Canis ISSN: 2398-2942

Primary uterine inertia

Synonym(s): Primary maternal dystocia

Contributor(s): Mushtaq Memon, Autumn P Davidson

Introduction

  • Primary uterine inertia is defined as the failure of the myometrium to ever establish a contractile pattern adequate to expel neonates from the uterus. 
  • Cause: unknown. There could be a genetic predisposition to primary inertia, as it has been documented in related bitches. 
  • Less common than secondary uterine inertia which has several etiologies Dystocia.
  • Signs: stage 1 labor is not initiated, even after the due dates have passed.
  • Diagnosis: primary uterine inertia can only be confirmed using tocodynamometry (uterine monitoring).
  • Treatment: caesarean section.
  • Prognosis: good if timely diagnosis and intervention.
Follow the diagnostic tree for Dystocia in the bitch Dystocia in the bitch.

Pathogenesis

Etiology

  • Failure of the myometrium to ever establish a contractile pattern adequate to expel neonates from the uterus.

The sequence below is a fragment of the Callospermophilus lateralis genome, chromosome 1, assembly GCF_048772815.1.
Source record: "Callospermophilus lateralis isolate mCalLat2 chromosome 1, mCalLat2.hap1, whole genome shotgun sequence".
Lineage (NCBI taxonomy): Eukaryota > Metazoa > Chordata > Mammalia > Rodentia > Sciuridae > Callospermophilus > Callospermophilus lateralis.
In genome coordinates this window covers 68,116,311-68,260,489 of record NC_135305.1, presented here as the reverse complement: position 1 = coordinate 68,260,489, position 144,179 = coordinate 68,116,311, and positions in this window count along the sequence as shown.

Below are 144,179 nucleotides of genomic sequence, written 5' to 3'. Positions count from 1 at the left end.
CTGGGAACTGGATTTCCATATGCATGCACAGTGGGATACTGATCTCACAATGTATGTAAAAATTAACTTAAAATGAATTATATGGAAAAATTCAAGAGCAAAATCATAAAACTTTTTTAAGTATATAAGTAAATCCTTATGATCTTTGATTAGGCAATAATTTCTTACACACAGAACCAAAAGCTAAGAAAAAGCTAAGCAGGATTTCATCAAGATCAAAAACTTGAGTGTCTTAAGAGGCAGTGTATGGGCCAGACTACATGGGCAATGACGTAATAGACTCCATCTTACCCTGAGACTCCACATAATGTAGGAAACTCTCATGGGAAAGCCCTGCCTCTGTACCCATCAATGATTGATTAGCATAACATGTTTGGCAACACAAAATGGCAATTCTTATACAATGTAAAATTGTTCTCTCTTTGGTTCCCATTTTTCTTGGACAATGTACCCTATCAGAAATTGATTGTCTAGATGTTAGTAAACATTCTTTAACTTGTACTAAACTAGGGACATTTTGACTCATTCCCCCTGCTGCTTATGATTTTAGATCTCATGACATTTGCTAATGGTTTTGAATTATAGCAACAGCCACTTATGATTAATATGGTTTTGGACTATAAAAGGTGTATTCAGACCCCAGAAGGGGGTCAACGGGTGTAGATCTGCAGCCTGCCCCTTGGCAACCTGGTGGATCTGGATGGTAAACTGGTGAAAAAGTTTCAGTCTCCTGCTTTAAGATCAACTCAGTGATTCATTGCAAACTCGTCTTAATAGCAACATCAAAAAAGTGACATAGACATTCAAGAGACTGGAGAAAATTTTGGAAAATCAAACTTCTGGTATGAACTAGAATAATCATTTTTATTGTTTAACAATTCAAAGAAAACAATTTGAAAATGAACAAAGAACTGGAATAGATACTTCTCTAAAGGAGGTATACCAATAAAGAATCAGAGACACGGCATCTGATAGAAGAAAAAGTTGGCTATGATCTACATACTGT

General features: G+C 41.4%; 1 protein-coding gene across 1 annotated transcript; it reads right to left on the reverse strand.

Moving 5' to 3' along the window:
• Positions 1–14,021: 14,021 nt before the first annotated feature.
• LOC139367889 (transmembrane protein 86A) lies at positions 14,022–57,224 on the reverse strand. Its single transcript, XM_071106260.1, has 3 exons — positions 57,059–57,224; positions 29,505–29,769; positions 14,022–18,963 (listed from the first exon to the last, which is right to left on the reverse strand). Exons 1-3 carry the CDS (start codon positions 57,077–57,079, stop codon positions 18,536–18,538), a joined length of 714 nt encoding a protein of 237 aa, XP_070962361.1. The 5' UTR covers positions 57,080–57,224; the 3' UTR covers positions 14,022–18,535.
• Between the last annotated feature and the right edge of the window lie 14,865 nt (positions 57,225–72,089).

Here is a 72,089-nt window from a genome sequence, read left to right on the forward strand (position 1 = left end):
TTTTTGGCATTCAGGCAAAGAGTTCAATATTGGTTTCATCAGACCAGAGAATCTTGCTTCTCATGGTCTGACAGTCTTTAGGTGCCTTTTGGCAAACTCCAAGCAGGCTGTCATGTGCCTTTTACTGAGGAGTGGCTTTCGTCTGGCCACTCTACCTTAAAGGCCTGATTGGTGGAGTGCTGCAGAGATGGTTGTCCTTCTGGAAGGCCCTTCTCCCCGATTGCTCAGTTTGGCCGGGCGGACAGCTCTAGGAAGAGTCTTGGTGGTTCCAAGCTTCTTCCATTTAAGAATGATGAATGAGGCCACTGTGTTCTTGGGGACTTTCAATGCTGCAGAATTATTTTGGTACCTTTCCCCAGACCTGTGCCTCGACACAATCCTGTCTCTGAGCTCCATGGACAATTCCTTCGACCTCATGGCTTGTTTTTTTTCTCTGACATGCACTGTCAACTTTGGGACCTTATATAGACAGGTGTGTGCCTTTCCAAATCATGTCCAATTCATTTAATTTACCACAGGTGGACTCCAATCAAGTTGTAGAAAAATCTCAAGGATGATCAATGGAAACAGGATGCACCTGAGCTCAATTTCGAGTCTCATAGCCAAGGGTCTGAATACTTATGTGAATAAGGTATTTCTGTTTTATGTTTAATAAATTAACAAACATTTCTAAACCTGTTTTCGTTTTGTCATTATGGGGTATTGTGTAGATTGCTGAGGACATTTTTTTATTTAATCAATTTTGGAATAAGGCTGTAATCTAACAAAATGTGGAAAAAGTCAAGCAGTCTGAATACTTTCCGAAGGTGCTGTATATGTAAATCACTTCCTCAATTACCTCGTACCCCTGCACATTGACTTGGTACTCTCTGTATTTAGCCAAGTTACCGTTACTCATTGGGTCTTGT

• The cause of this failure has not been discovered.

Predisposing factors

  • History of a previous apparent lack of labor is suggestive.

Pathophysiology

  • Serial tocodynamometry finds no evidence of developing uterine contractile patterns that will produce a vaginal delivery.

Timecourse

  • Critical that the diagnosis is made before fetal compromise occurs.
  • Breeders tend to present bitches 2-3 days after their believed due date has passed.

Diagnosis

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Prevention

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Outcomes

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Further Reading

Publications

Referred papers


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